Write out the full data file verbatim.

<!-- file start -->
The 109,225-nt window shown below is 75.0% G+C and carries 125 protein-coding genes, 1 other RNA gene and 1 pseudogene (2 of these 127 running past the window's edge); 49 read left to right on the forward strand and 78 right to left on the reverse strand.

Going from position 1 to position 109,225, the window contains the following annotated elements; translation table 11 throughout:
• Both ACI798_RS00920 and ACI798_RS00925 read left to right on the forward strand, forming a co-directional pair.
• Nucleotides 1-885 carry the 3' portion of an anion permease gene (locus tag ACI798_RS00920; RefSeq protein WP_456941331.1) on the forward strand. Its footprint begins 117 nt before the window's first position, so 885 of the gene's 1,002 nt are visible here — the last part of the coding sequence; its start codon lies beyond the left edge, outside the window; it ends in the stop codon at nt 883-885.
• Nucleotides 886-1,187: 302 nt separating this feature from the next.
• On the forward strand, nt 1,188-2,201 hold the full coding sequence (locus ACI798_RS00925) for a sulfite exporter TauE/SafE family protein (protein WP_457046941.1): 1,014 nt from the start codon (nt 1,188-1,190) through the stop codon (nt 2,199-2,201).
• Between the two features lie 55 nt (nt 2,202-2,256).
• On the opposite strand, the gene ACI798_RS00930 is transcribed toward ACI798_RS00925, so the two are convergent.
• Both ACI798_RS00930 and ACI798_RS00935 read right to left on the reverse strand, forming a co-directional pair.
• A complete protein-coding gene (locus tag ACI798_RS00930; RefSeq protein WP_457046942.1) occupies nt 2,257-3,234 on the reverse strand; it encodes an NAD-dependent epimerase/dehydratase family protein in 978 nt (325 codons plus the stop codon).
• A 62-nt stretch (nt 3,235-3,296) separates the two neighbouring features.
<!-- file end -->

The 109,225-nt window shown below is 75.0% G+C and carries 125 protein-coding genes, 1 other RNA gene and 1 pseudogene (2 of these 127 running past the window's edge); 49 read left to right on the forward strand and 78 right to left on the reverse strand.

Going from position 1 to position 109,225, the window contains the following annotated elements; translation table 11 throughout:
• Both ACI798_RS00920 and ACI798_RS00925 read left to right on the forward strand, forming a co-directional pair.
• Nucleotides 1-885 carry the 3' portion of an anion permease gene (locus tag ACI798_RS00920; RefSeq protein WP_456941331.1) on the forward strand. Its footprint begins 117 nt before the window's first position, so 885 of the gene's 1,002 nt are visible here — the last part of the coding sequence; its start codon lies beyond the left edge, outside the window; it ends in the stop codon at nt 883-885.
• Nucleotides 886-1,187: 302 nt separating this feature from the next.
• On the forward strand, nt 1,188-2,201 hold the full coding sequence (locus ACI798_RS00925) for a sulfite exporter TauE/SafE family protein (protein WP_457046941.1): 1,014 nt from the start codon (nt 1,188-1,190) through the stop codon (nt 2,199-2,201).
• Between the two features lie 55 nt (nt 2,202-2,256).
• On the opposite strand, the gene ACI798_RS00930 is transcribed toward ACI798_RS00925, so the two are convergent.
• Both ACI798_RS00930 and ACI798_RS00935 read right to left on the reverse strand, forming a co-directional pair.
• A complete protein-coding gene (locus tag ACI798_RS00930; RefSeq protein WP_457046942.1) occupies nt 2,257-3,234 on the reverse strand; it encodes an NAD-dependent epimerase/dehydratase family protein in 978 nt (325 codons plus the stop codon).
• A 62-nt stretch (nt 3,235-3,296) separates the two neighbouring features.